Losses are what make us what we are. A lost cause this was. There could be no good ending to this, not even a satisfactory one. For I had thought of something and it turned out completely different, though in a way it had all been my fault. But so be it. I had learned to cope with myself, with the problems that I created for myself, and then never solved them for I was ever too afraid to face them. As I sat silently at Irtiqa’s grave, someone patted me on my back. I turned around. It was Shaena. I looked at her teary-eyed. She looked at me silently. No words were exchanged. But we did speak. Our silence had given words to thoughts in our minds. And we both knew what the other was thinking. And yet we kept quiet, waiting for the other to start speaking. I knew I should have begun, but somehow I had made up my mind to never strike a conversation by starting it on my own. And so I pretended to be dumb, looking at one’s grave now, while the other stood behind me.
When I turned back to look at her, I was spellbound for a moment. For it was not Shaena who stood, but Irtiqa. And she looked poignantly at me. “Irtiqa,” I gasped for words. But none came. For now was not the time for words. “Do not make a decision in haste,” she said. I asked, “What do you mean?” but by then the moment was gone. The face had now changed. Now stood my mother in front of me. It was as if someone had plotted to show me my entire past through her. “Come back, home,” she whispered. I knew it was a lie, a dream, a manifestation of my wishes and a by-product of my dreams, for the same woman had shut her doors on me only a while back. I rubbed my eyes. It was Shaena again.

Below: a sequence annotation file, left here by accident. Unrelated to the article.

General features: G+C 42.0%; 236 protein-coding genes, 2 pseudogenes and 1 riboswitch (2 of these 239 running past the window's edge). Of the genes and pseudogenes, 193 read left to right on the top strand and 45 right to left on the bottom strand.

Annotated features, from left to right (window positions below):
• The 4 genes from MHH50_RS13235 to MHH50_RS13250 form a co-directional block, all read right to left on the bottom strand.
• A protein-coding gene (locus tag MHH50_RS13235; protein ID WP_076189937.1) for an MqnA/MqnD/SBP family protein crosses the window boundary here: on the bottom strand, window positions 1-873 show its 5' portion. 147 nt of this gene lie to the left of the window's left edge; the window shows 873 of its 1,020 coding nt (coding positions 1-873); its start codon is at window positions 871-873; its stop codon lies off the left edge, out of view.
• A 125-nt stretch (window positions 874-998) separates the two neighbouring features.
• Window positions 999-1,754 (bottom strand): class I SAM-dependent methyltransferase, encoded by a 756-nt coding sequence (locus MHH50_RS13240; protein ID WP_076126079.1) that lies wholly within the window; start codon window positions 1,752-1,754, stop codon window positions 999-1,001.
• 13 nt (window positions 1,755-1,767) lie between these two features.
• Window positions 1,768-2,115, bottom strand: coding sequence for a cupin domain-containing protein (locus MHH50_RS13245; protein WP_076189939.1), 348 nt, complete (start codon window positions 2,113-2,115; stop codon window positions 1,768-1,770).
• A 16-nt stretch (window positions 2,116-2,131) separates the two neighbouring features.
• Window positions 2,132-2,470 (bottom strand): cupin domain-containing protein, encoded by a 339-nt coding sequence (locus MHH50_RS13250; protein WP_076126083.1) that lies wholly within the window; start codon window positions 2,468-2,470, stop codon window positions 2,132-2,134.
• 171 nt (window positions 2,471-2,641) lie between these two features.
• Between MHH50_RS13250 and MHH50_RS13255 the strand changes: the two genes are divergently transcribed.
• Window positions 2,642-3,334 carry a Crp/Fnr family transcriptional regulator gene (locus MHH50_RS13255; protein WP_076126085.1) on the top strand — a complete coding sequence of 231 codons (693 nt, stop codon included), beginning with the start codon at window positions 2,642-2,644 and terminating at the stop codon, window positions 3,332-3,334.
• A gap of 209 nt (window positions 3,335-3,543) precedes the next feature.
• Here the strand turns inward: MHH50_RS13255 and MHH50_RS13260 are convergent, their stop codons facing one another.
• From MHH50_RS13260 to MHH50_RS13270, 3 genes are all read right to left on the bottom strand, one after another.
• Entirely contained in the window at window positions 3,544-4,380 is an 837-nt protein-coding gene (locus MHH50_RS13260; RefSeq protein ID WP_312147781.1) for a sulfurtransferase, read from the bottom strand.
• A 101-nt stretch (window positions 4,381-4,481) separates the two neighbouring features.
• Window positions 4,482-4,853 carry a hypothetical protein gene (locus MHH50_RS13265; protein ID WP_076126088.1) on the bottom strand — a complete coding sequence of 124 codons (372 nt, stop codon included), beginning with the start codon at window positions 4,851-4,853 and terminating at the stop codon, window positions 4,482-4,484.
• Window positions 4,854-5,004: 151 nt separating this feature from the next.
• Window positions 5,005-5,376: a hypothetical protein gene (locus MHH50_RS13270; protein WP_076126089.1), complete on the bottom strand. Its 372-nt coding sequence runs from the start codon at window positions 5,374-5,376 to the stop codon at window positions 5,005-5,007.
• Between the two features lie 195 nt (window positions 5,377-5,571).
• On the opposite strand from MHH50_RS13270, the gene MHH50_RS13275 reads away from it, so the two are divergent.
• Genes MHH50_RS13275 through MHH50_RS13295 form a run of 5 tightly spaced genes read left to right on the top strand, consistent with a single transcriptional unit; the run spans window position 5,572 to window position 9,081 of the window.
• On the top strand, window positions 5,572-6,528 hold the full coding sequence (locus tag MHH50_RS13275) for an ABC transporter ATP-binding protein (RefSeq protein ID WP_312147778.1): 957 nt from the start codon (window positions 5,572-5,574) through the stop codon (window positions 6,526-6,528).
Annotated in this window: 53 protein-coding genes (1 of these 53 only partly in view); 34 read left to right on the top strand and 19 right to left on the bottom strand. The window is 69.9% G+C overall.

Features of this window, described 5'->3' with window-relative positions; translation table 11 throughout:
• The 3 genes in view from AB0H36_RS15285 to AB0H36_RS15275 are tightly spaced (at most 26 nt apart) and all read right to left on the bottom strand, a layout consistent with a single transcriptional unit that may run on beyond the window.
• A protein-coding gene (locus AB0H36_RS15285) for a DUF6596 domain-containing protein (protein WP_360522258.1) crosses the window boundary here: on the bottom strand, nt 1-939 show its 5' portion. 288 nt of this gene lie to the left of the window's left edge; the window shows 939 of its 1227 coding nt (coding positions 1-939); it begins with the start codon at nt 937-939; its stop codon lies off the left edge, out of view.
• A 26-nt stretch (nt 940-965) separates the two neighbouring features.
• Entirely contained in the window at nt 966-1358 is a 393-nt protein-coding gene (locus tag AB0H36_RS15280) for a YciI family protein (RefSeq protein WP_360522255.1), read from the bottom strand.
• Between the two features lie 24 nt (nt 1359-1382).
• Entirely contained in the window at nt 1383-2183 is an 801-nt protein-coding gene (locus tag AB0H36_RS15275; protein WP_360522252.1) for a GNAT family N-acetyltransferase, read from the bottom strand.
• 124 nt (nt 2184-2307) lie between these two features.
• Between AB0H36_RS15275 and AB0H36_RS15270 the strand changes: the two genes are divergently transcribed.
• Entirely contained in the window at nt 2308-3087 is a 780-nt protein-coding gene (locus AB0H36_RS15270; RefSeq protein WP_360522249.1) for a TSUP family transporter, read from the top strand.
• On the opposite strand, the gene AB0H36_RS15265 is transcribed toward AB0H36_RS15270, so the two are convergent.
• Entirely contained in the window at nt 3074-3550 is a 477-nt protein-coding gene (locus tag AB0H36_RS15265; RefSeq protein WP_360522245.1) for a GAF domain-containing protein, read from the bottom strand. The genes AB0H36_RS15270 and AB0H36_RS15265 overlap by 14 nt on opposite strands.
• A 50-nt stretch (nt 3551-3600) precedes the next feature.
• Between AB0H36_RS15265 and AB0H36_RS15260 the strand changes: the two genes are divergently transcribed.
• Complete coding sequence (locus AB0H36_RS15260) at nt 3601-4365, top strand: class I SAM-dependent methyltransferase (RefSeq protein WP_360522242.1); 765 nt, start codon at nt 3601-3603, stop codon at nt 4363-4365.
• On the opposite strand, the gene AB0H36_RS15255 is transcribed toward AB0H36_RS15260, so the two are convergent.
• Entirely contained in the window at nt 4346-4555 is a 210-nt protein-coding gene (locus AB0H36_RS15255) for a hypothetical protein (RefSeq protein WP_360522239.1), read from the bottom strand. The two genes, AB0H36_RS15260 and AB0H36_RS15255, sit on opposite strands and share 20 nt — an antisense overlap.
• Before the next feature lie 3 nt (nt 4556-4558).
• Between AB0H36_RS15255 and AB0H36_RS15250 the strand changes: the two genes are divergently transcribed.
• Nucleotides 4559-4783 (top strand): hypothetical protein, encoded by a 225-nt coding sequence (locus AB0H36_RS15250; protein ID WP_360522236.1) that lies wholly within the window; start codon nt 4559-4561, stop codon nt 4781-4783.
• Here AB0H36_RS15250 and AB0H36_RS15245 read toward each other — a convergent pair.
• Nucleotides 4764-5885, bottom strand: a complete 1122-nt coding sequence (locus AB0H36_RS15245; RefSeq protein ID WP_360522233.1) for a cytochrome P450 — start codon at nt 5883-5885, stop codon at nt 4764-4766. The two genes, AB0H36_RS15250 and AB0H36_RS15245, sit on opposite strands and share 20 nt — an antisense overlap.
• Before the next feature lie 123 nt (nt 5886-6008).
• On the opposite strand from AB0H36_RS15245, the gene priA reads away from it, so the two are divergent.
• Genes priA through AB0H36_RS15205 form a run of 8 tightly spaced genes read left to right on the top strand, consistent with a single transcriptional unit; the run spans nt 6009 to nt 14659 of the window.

“Here’s the key,” she said, “to your home. It’s yours now.”
For a while, I stared blankly at her. Only when it hit me like a rock on the head that I fumbled on the ground. “You do not mean what I understand, right?” I asked. I felt like shouting loud and hitting my head against the ground, but now was not the time for foolishness. “Give speech to tongue,” I shouted, “What do you mean?” She looked at me teary-eyed now. “She said you should come back home. Those were her last words.” And throwing the key at me, she ran across the street and I saw her changing into a silhouette and then only a shadow of the past. No, another death was not something I could handle at this moment. Not now. What had happened of my life? Was this the way it was supposed to end? Hadn’t I better plans when I first started? My head was throbbing now, and I fell to the ground. As the world around me started to fade, there was only one thing I repented about. This return.